As the title indicates, the seminar focused on the obligation of national courts of last instance to make requests for preliminary rulings as interpreted in the case-law of the CJEU.
The presidents of the Supreme Administrative Courts of Sweden and Finland, Helena Jäderblom and Kari Kuusiniemi, opened the seminar with welcome speeches and thanked the participants for their engaged responses to the questionnaire, which had contributed greatly to the General Report and laid the ground for fruitful discussions on the important role of national courts of last instance in upholding the uniformity of EU law through the preliminary ruling procedure.
A presentation of the General Report was then held by Sarah Helaoui, Emma Millberg and Sofia Karlsson Wramsmyr, Judge Referees at the Supreme Administrative Court of Sweden.
The President of the CJEU, Koen Lenaerts, took part in the opening session by generously sharing his views on new developments concerning the “acte clair” doctrine. President Lenaerts emphasised that the preliminary ruling procedure should not be viewed as a purely vertical dialogue between the CJEU and the national courts of last instance, but rather as a horizontal network between colleagues. He highlighted that the national courts, when referring a question for a preliminary ruling, have the possibility to set the basis for the quality of the European debate by the very formulation of the questions and by indicating the answer that the national court itself believes should be given. He also pointed out that the fact that a question has previously been answered by the CJEU does not prevent the question from being asked again, if the national court believes that there is reason to adjust the case-law. Especially in such cases, it is important that the national court indicates why it does not consider that the existing case-law should be applied. Further, President Lenaerts stressed the role of networks such as ACA-Europe – which circulate national case-law – in upholding the Consorzio criteria that it must be equally obvious to other national courts of last instance that the correct interpretation of EU law is so obvious as to leave no scope for any reasonable doubt.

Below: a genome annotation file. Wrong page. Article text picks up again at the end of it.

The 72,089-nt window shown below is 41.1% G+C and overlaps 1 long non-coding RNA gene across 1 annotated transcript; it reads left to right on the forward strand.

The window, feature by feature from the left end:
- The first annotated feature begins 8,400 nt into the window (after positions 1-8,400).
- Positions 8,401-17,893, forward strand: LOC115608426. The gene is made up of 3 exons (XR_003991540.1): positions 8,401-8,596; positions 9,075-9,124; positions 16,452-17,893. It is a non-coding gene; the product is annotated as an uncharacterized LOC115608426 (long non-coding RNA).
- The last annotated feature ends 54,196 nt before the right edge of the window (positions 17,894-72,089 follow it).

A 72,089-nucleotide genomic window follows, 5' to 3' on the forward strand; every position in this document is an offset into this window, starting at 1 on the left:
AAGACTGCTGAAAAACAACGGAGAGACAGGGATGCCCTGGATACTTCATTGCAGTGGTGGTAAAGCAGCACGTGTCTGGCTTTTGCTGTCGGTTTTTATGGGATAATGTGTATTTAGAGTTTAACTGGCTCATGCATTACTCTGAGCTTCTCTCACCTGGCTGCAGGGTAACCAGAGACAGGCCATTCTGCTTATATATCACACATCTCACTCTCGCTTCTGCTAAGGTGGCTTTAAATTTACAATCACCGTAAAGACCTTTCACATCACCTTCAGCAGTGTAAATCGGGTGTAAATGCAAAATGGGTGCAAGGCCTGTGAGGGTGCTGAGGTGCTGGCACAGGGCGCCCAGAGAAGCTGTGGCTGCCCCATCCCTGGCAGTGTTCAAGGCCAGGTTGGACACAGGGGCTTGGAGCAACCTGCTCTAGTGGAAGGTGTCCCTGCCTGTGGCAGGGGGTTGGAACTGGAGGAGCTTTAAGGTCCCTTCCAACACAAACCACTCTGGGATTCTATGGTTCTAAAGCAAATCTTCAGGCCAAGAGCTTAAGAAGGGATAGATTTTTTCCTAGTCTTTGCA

The seminar was divided into three sessions of round-table discussions, each focusing on a relevant topic related to preliminary rulings.
The first round-table discussion was moderated by associate professor Anna Wallerman Ghavanini at the University of Gothenburg. It was devoted to the issue of formulating the request for a preliminary ruling. Anna Wallerman Ghavanini began by outlining some reflections from the General Report and her research on the topic. At a general level, the discussion revealed that it is often beneficial for the national court to describe all the facts and the whole context in which a case is to be assessed, as well as the consequences of answering a question in one way or another. This can help the national court to get a useful answer from the CJEU in the specific case. Furthermore, the discussion addressed the question of whether it is appropriate for a national court to state its own view when formulating a request for a preliminary ruling. Some participants, including President Lenaerts, expressed that this could help the CJEU to better understand the case and the questions asked. It could also be useful for Member States when deciding whether to intervene or not. While some participants considered that it could never be seen as biased for a national court to express its own view, others stated that doing so could give the impression that the court is prejudging the outcome of the case. Lenaerts underlined that such views must be given with an open mind, observing that where this is the case the referring court cannot be considered biased for availing itself of possibilities provided for in the procedural rules of the CJEU.